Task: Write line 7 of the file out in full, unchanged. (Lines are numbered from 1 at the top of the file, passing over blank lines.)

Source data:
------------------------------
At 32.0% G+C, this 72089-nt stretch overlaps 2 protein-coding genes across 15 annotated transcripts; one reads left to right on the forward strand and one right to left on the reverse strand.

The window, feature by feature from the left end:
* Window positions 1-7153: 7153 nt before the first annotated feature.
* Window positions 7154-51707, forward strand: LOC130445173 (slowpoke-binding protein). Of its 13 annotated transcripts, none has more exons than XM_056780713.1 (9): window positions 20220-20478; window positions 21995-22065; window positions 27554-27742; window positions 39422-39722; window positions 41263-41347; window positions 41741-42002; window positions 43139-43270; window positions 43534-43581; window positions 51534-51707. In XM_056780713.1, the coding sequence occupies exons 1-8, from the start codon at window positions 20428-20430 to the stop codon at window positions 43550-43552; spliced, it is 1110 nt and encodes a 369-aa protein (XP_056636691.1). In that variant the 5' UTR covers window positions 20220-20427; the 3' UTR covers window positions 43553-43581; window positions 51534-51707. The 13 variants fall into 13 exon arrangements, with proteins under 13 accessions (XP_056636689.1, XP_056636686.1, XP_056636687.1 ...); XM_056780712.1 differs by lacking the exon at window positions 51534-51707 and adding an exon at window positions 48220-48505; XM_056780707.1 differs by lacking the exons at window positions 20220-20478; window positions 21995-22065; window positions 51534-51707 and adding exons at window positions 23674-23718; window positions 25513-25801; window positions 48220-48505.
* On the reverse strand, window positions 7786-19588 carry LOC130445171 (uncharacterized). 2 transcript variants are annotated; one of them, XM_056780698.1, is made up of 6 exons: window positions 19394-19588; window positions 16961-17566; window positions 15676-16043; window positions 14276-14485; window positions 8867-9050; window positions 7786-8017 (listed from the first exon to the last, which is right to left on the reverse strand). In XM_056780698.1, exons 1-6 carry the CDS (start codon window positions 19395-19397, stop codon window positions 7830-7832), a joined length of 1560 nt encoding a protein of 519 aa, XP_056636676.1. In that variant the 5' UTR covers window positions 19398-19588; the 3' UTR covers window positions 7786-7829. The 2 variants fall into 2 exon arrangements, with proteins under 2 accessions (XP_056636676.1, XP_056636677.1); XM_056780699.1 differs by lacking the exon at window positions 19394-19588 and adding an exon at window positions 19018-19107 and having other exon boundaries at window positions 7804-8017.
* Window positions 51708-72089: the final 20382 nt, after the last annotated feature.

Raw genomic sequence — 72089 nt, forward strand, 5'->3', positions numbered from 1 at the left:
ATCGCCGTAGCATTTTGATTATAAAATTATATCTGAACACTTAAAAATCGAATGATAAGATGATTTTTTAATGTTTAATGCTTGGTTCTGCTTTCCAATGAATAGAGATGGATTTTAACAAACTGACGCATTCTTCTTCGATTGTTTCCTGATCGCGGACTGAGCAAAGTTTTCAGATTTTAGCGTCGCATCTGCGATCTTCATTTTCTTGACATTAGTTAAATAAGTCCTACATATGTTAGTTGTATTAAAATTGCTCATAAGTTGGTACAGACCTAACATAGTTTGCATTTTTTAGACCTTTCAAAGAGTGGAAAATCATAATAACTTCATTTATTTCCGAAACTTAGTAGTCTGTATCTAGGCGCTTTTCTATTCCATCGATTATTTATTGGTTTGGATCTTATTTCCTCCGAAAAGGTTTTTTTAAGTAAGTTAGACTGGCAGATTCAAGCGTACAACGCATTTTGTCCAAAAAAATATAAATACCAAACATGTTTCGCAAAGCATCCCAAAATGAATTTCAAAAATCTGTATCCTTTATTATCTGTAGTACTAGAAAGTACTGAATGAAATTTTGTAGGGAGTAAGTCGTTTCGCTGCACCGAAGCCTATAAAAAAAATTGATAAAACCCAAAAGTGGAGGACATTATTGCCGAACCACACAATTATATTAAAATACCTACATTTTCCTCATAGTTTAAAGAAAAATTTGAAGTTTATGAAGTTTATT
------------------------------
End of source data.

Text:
Raw genomic sequence — 72089 nt, forward strand, 5'->3', positions numbered from 1 at the left: